You're not talking about the Sampras of 2000 and on, are you?
No. I'm talking about Roger Federer. When these two were in their prime they needed to go through peak Federer if they wanted a Slam. Hewitt was actually a better and more complete player than during his time at #1, he just got consistently overwhelmed by Federer. Safin became a multi Slam winner the hard way beating peak Federer. There was never a harder period to win Slams for the average player as the 2005-2009 five year stretch (in 2004 there was an opening on clay with Nadal not yet peaking). On hardcourt and grass, you had Federer playing at arguably the highest level ever on those surfaces and never ever losing early, if you wanted a Slam you had to go past him. On clay, you had to go through Nadal - also widely considered the best player ever on the surface. For a while, you had to go through both to win a Slam on all surfaces (although mostly on natural surfaces). Right now you have a Federer who's on the wrong side of 30, Nadal isn't the same he once was either; Djokovic's emergence was spectacular but he's still way more beatable than Federer ever was in his pomp, especially on natural surfaces.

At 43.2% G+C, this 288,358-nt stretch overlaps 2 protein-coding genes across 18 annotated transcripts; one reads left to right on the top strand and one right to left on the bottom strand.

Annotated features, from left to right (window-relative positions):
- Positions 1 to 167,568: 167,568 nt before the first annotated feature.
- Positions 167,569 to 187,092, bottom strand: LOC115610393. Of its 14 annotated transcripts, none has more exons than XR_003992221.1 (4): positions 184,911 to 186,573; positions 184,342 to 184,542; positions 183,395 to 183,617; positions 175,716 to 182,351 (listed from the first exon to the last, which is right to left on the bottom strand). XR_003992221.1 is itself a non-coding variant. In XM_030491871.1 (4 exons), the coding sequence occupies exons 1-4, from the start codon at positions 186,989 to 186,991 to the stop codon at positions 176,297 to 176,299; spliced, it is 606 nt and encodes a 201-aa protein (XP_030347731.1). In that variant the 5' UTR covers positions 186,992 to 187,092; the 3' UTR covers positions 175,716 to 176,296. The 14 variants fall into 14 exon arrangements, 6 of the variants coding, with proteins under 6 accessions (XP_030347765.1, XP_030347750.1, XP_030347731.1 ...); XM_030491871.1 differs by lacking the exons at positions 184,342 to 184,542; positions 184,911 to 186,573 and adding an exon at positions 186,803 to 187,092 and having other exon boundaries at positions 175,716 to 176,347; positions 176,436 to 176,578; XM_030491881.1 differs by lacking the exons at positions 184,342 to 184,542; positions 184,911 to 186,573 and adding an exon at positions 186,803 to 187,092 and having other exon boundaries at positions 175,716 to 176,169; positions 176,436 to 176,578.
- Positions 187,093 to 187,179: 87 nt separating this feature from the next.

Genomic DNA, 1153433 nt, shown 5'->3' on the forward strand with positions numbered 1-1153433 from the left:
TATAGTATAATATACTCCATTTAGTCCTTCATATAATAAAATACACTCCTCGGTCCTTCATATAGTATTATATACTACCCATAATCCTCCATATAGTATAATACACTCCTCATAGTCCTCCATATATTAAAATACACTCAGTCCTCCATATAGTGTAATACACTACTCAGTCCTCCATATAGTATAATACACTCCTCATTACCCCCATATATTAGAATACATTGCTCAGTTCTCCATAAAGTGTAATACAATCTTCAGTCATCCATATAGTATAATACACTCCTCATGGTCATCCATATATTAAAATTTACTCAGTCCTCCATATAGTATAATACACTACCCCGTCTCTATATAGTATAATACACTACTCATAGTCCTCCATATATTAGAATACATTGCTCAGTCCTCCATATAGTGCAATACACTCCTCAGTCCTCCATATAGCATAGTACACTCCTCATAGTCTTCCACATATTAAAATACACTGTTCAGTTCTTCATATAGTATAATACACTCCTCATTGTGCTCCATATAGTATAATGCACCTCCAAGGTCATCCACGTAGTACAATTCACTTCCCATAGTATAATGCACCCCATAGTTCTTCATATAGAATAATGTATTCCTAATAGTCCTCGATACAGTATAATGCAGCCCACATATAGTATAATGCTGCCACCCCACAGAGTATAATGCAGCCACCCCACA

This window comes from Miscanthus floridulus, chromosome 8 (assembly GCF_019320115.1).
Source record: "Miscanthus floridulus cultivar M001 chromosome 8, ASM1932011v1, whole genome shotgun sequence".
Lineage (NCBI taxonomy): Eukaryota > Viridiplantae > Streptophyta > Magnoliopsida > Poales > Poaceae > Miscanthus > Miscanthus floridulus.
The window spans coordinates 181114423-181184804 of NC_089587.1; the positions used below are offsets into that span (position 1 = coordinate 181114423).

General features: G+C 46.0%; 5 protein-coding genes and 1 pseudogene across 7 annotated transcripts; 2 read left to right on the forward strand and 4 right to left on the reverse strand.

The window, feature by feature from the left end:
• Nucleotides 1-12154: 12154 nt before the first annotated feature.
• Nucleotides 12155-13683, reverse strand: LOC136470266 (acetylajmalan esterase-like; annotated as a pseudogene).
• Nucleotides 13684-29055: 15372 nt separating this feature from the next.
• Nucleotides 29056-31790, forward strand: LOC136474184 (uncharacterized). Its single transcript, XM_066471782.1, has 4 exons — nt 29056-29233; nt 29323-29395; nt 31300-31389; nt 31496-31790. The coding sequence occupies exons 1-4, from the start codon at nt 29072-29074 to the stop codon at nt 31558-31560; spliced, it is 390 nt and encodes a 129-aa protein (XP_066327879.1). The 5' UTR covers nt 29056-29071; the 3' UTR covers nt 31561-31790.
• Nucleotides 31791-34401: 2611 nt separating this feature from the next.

There's no way that's true, especially now. Murray's forehand is much more of a weapon and is equally effective when counter-punching.
Every other point you have made is debatable, besides mental strength.
Sorry, but that is delusional. I refer you to my response above.
Although I greatly disagree, if they are 'debatable' that's enough evidence that Murray and Hewitt are pretty comparable players qualitatively.